This was the last weekend for the big summer blockbuster 'Late Renoir' show. We had no interested in seeing the show. I knew the lines would be awful (observe below) and as Mum said, "Surely they'll still have one up in the regular galleries. They wouldn't have put all of them in the show." We were both right.

Downtown form the Art Museum steps. Check out that line! That's for general admission! Thank heavens we got there early - no wait for us!

After the usual PMA stuff, we headed over to the new Perelman Building annex to check out the special exhibit on the recent conservation of Thomas Eakin's "The Gross Clinic." The photo below was taken by NY Times staff, and features the painting, the senior paintings conservator, and the current Mellon Fellow. (fyi that paintings conservator is kind of a genius - he gave us a tour/lecture as part of our paintings block at school. Genius.) I'm kind of apathetic about the Times, but they did a nice article on the story behind the Gross Clinic project. Really though, come to Philly, see the painting and the excellent video about the project, and then we'll get cheesesteaks.

Then I made poor Mum go with me to the Eastern State Penitentiary. The Penitentiary was opened in 1829, abandoned in 1971, and reopened to tours in 1993. It is kept in a ruined state, with work being done to ensure that further destruction does not occur, not to bring it back to its original appearance.

The Penitentiary does what I understand to be a fantastic haunted house each fall. Doubting this would be something that Mum and I would like and figuring that it would probably be creepy enough in Ordinary Time, this seemed a good opportunity to check out it's peeling paint and crumbling plaster without having creepy costumed people leap out at us.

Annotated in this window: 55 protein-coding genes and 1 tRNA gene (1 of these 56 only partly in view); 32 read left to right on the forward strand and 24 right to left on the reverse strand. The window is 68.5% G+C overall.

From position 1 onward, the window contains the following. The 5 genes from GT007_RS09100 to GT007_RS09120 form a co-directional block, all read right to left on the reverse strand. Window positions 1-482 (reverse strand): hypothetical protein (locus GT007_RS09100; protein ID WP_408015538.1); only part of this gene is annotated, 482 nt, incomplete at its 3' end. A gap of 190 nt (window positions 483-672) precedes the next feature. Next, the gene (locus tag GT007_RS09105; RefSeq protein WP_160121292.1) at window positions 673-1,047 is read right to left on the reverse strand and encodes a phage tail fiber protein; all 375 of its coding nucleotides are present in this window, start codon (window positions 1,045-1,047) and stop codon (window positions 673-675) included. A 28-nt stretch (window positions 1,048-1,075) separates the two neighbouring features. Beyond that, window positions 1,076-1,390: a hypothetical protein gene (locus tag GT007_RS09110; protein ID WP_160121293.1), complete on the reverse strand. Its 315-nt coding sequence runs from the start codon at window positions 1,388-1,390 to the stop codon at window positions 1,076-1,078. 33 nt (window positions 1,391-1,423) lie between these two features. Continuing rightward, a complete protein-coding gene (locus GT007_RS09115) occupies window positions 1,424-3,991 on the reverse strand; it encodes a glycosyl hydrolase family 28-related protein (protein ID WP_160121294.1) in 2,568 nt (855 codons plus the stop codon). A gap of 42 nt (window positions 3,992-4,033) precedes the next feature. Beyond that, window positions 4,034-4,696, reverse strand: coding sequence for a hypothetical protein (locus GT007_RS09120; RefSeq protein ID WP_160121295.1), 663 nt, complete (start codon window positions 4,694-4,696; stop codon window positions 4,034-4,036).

Wednesday, September 8, 2010

Reading Terminal Market

The Reading Terminal Market is awesome, and as the website tells us, the Best, Freshest, and Liveliest Public Market since 1893. The market is located on the bottom of the old Reading Railroad Terminal's former train shed.

Old-Timey Philadelphia always had markets, so many so that they crowded together along the old-timey main street (High Street) from the Delaware River one mile into the city! High Street was renamed Market Street. In 1859 everyone decided that open-air markets were unsanitary: the street markets were closed and two indoor markets opened. These, the Franklin and Farmer's Markets, would become the Reading Terminal Market.

Sure, you can buy produce and bread and fresh fish and just-made sausages. The Amish sell jams and milk and the most awesome sticky rolls ever. But! There are also ready-to-eat food stalls!

Hot roast pork sandwiches from DiNic's stall.

This was ridiculously good.

Outside the market building, with treats from Bassetts Ice Cream.

After the ice cream, we tooled around Chinatown and picked up some stuff for the Little Brother.

Tuesday, September 7, 2010

Summertime Visitor!

Guess who came to spend the long Labour Day Weekend (Friday afternoon - Tuesday morning) in Philly?